my principles #1 – I am a designer

Watercolour of a cave at sunset

The reason for the delay for the February post is that I wanted to write about my principles, or mantras in a way, and the post turned out to be longer than I imagined. Ideas that I try to tell myself every day and live by best as possible. Some are new, some have sunk in. Blurting them out without any explanation will not be of any help to anyone. So, I am going stretch them out, starting with: (The following ideas are inspired by a german motivational coach named Alex Fischer.)

#1 – I am a designer
#2 – live extroverted

Tell yourself who you are! Get rid of distractions and everything that you are not.

1. The basic question(s)
Who are you / What do you want to be? What do you do / What do you want to do? What do you have / What do you want to have? Did you ever ask yourself these basic questions? They are important. They define you. You should be able to answer them on the spot. For most people, they are neither asked nor answered properly. Nowadays, people seem to only deal with the question of what they want to have and answer that question with what they are willing to do to get it. That is it. Lesser people ask themselves who they want to be. I guess you already know what I mean but still, here is a negative example: I want to have money, therefore I have to work. Great! The purpose of life explained. You got some money, so you are happy, right? 🙂 I hope you feel that this is totally off. The most important question is missing! The one that tells you about who you are, what your goals are, why those goals are your goals and the question about how you want to reach your goals (like deep values, e.g. legally).

The questions have to be asked in the order above. Or only by the first one: If you decide who you are, what you need to do and what you need to have come naturally. Here is a positive example: You are a guitarist. To be a guitarist you need to play the guitar. To play the guitar you need a guitar. Simple, right?

In comparison, negative: There is a guitar in your room, so you can play if you want to. Hmmm… fulfilling.
Positive: There is a guitar in the room and to be who you are, to be a guitarist, you only need to reach out a little bit and play. Aaaah… much better. What example shows you a lower boundary to actually playing the guitar? This difference in perspective, by asking ‘who are you?’ first, affects your motivation deep down.

2. Motivation
The word “work” itself has a bad connotation. It always sounds kind of repulsive. Do you know the phrase: “do something that you love than it does not feel like work”? How about this one: “you are not yourself if you do not do what you love”. Not only does that make you accept the fact that work is a part of you but also that work is never over. Work is something that defines you. You are what you do. You see, work is not a bad thing. And if you let it soak through your daily life the bad connotation will change in unexpected ways. Here are personal examples:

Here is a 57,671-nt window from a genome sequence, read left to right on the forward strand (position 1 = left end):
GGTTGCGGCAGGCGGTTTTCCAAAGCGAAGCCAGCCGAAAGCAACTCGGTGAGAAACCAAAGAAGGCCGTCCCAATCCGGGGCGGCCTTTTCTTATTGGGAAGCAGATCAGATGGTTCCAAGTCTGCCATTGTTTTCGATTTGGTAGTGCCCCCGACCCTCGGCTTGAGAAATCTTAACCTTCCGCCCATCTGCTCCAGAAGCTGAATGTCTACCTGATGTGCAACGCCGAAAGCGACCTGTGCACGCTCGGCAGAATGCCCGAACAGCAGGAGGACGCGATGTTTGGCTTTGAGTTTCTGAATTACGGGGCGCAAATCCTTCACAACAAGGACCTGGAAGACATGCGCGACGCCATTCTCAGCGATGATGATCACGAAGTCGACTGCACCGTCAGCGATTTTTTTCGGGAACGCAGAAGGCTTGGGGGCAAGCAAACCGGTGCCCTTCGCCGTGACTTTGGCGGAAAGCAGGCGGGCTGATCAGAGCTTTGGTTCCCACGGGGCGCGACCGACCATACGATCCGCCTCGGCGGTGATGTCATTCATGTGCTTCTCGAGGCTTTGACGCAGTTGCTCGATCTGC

I am a designer. I produce designs and art. I see things with different eyes. I learned to see inspirations everywhere. I can not even watch a movie without analysing graphics, scenes, quotes… but that is ok. I learn from it and I learn from other designers. It is my obligation to learn more about art and therefore learn more about myself. To feel obligated to my true nature is a much better motivator than money. And the truth is when I stick to my true nature, money comes in naturally, as well. Slowly, but steady. I work on myself, my skills and try to learn a lot on the side of my fulltime job. When people tell me I work too much I take it as a compliment. It reminds me, that I am still on track, on my way to live my dream.

3. In practice
I want to take a closer look at the second question. What do you do? As a freelancing designer, you also are an accountant, an IT guy, a salesman and much more. You are not 100% you. Your obligation is to be a designer. That counts for the situation where you work a random day job and your dream job on the side or for the other way around, as well. When you shift your energy from who you are to who you are not you immediately feel the drain. Do you know the feeling when you work on a design you have that accountant thing bugging inside your head? Damn, you can not concentrate on what really makes you who you are. To demonstrate you can actually do the math:

Who you are – what you do = your efficiency factor
If 52% of you works on a job that represents who you are and 48% of you works on another job, your outcome is 4%. The remaining 96% is conflict!

Take a minute and think about your day today. How many hours did you work on something that represents you? How many hours did you spend on distractions? Not very satisfactory? You know, we live in a connected world. Maybe it is a good idea to outsource some things that are just not you. Also, change what you can change and accept what you can not change. Trying to change something or someone who can not be changed drains a lot of energy, too.

I think I gave you guys a good description of why I think it is so important to tell yourself who you are on a daily basis. Work hard on yourself to reach your 100%. I myself am not there yet. But…

I am a designer!